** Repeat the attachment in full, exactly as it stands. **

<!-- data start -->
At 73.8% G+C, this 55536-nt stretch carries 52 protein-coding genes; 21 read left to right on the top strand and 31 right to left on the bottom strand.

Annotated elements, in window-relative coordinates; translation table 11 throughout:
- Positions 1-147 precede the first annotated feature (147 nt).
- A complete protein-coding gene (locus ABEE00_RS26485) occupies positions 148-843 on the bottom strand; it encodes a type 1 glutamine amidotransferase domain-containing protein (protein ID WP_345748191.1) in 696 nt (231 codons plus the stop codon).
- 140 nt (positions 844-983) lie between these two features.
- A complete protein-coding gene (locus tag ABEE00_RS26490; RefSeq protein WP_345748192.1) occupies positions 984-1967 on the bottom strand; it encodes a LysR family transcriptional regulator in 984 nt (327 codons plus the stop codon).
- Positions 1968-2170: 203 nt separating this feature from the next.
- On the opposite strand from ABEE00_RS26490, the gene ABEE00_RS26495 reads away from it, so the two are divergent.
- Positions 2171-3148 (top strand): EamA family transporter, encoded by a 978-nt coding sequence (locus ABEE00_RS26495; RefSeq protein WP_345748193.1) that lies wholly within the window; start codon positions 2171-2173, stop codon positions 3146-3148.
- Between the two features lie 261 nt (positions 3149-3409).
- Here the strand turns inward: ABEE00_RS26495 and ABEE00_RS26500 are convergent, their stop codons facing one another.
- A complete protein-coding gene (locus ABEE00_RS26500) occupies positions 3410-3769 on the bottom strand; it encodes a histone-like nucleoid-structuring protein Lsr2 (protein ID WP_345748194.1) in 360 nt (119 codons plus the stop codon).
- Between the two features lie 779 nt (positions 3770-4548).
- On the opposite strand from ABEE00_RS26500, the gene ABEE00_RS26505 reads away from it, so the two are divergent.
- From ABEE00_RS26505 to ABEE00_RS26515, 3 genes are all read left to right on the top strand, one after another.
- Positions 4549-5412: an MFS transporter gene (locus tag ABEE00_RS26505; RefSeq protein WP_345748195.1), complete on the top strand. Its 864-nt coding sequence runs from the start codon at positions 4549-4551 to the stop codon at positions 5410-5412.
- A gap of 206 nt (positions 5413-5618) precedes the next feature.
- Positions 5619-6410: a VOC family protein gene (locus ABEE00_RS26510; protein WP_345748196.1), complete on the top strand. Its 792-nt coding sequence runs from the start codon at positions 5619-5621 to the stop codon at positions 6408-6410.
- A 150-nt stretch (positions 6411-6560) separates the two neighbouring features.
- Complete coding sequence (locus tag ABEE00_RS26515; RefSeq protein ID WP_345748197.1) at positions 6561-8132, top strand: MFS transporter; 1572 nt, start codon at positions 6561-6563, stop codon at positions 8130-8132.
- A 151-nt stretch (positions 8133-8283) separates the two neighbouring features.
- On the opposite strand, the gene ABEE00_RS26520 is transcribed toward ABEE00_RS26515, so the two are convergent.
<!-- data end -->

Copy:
At 73.8% G+C, this 55536-nt stretch carries 52 protein-coding genes; 21 read left to right on the top strand and 31 right to left on the bottom strand.

Annotated elements, in window-relative coordinates; translation table 11 throughout:
- Positions 1-147 precede the first annotated feature (147 nt).
- A complete protein-coding gene (locus ABEE00_RS26485) occupies positions 148-843 on the bottom strand; it encodes a type 1 glutamine amidotransferase domain-containing protein (protein ID WP_345748191.1) in 696 nt (231 codons plus the stop codon).
- 140 nt (positions 844-983) lie between these two features.
- A complete protein-coding gene (locus tag ABEE00_RS26490; RefSeq protein WP_345748192.1) occupies positions 984-1967 on the bottom strand; it encodes a LysR family transcriptional regulator in 984 nt (327 codons plus the stop codon).
- Positions 1968-2170: 203 nt separating this feature from the next.
- On the opposite strand from ABEE00_RS26490, the gene ABEE00_RS26495 reads away from it, so the two are divergent.
- Positions 2171-3148 (top strand): EamA family transporter, encoded by a 978-nt coding sequence (locus ABEE00_RS26495; RefSeq protein WP_345748193.1) that lies wholly within the window; start codon positions 2171-2173, stop codon positions 3146-3148.
- Between the two features lie 261 nt (positions 3149-3409).
- Here the strand turns inward: ABEE00_RS26495 and ABEE00_RS26500 are convergent, their stop codons facing one another.
- A complete protein-coding gene (locus ABEE00_RS26500) occupies positions 3410-3769 on the bottom strand; it encodes a histone-like nucleoid-structuring protein Lsr2 (protein ID WP_345748194.1) in 360 nt (119 codons plus the stop codon).
- Between the two features lie 779 nt (positions 3770-4548).
- On the opposite strand from ABEE00_RS26500, the gene ABEE00_RS26505 reads away from it, so the two are divergent.
- From ABEE00_RS26505 to ABEE00_RS26515, 3 genes are all read left to right on the top strand, one after another.
- Positions 4549-5412: an MFS transporter gene (locus tag ABEE00_RS26505; RefSeq protein WP_345748195.1), complete on the top strand. Its 864-nt coding sequence runs from the start codon at positions 4549-4551 to the stop codon at positions 5410-5412.
- A gap of 206 nt (positions 5413-5618) precedes the next feature.
- Positions 5619-6410: a VOC family protein gene (locus ABEE00_RS26510; protein WP_345748196.1), complete on the top strand. Its 792-nt coding sequence runs from the start codon at positions 5619-5621 to the stop codon at positions 6408-6410.
- A 150-nt stretch (positions 6411-6560) separates the two neighbouring features.
- Complete coding sequence (locus tag ABEE00_RS26515; RefSeq protein ID WP_345748197.1) at positions 6561-8132, top strand: MFS transporter; 1572 nt, start codon at positions 6561-6563, stop codon at positions 8130-8132.
- A 151-nt stretch (positions 8133-8283) separates the two neighbouring features.
- On the opposite strand, the gene ABEE00_RS26520 is transcribed toward ABEE00_RS26515, so the two are convergent.